Trip Report: Great Migration Photo Safari 17 – 23 August 2014

Marlon duToit All Authors, Marlon 4 Comments

Iconic? Inspiring? Enthralling?

In the quest to find words describing this safari I found myself with nothing. How do you contain the wonders of Africa within a simple paragraph? How do you relay the essence of a safari with merely words and images?

Read on and I will show you…

masai mara, migration, photographic safari, wildeyesa, marlon du toit

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On the banks of the infamous Mara River lies a camp so special, so charming. Shaded by large tree’s and gently serenaded by the flowing water of the river itself, this camp is simply idyllic. True Maasai are always at hand to look after your needs and to take great care of you whilst in camp. Dickson, Frances, Maria and their team find great enjoyment to welcome you to their homeland, to their pride and joy.

masai mara, migration, photographic safari, wildeyesa, marlon du toit

This would be our home for the next week as we explored the incredible Masai Mara and all of its natural wonder and beauty.

August is an exciting time here as the Mara plays host to one of the 7 wonders of the world, The Great Migration. Well over a million wildebeest arrive from the Serengeti further south and roam the plains of the Mara in search of green grazing pastures. Jono Buffey and I opened up a whole new world to our guests as they fell in love with this amazing wilderness.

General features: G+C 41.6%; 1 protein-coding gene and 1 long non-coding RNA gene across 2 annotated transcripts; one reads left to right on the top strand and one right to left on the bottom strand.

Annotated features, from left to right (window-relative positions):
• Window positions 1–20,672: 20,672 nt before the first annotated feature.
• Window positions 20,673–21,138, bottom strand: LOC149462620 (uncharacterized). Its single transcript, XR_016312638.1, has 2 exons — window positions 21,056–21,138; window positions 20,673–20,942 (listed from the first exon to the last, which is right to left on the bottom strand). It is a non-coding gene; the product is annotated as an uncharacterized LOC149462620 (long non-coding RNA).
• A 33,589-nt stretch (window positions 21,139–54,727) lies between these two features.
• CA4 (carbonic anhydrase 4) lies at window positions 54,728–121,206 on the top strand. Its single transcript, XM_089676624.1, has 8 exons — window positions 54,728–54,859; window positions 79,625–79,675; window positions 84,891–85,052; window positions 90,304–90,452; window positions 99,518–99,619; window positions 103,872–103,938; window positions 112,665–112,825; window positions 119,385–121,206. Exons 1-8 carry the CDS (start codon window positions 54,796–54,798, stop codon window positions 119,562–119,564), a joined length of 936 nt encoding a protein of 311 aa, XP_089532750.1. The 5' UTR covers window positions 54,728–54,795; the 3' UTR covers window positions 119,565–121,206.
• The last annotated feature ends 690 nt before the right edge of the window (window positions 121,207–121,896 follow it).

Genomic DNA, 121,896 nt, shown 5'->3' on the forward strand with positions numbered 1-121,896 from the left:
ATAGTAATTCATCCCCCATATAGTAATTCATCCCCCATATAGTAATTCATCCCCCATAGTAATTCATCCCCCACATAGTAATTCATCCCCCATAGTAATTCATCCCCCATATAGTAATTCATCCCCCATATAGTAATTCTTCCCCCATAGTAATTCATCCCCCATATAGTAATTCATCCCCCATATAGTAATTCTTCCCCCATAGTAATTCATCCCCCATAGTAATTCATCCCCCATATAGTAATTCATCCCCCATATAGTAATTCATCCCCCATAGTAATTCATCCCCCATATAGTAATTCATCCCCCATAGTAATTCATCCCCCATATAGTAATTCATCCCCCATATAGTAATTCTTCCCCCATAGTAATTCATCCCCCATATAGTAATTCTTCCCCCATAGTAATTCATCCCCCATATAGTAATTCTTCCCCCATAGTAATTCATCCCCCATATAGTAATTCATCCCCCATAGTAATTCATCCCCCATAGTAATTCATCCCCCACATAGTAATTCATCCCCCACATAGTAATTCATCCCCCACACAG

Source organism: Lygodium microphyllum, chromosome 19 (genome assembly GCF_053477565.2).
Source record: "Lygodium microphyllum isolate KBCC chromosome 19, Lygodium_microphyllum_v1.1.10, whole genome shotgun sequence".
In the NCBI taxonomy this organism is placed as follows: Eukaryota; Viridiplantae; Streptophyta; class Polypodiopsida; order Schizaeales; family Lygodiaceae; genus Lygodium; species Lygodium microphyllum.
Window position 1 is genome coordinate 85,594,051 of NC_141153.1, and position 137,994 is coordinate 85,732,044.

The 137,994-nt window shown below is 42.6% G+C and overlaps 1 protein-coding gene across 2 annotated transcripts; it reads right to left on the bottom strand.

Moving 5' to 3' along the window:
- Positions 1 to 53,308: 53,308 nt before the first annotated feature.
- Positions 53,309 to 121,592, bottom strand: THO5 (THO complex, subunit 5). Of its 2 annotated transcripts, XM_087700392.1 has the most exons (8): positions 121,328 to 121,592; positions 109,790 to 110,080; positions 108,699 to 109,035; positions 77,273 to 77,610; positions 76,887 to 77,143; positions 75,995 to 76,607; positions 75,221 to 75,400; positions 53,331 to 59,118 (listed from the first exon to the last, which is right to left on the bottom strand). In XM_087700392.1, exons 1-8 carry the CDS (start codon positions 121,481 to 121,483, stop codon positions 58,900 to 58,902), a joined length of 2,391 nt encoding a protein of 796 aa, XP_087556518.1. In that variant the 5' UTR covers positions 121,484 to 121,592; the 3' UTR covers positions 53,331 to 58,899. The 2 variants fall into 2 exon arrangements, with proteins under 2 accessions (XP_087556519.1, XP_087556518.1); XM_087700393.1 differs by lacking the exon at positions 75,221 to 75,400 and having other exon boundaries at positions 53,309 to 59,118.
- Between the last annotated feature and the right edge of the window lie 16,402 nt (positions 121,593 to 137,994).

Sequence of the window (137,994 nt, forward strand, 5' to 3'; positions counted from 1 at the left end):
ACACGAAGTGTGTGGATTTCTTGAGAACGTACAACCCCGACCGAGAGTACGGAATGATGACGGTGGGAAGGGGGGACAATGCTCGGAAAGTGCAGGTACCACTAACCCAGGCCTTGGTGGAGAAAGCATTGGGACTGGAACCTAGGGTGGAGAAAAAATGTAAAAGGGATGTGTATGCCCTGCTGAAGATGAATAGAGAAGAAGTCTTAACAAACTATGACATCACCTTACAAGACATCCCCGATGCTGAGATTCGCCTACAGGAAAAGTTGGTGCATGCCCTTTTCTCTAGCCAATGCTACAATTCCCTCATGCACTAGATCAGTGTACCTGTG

On our first morning out we encountered a striking young male leopard. He oozed confidence as he strolled right past our vehicles and into a dense grassy plain. Seeing leopard within the Mara is never a common sight and always much appreciated!

masai mara, migration, photographic safari, wildeyesa, marlon du toit

masai mara, migration, photographic safari, wildeyesa, marlon du toit

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A sight everyone is after during these months are the large herds of wildebeest and zebra crossing back and forth over the Mara River. We were fortunate to witness a few of these incredible crossings early on. Wildebeest seem to have a mind of their own, and most of the time their actions make absolutely no sense at all.

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One particular crossing had them jumping into the river without an exit point. It was impossible for them to scale the steep embankments on the other side and all they could do was to swim back to the island they came from. Why try in the first place one surely asks? Regardless of reasoning it makes for riveting game viewing!

masai mara, migration, photographic safari, wildeyesa, marlon du toit

masai mara, migration, photographic safari, wildeyesa, marlon du toit

masai mara, migration, photographic safari, wildeyesa, marlon du toit

One of the dangers of visiting the Masai Mara during this time of year, is spending too much time focused on the crossings and going in search of them, whilst neglecting too see the beauty in what else this diverse landscape has to offer. If that was our focus we would have completely missed out on the next specimen…

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masai mara, migration, photographic safari, wildeyesa, marlon du toit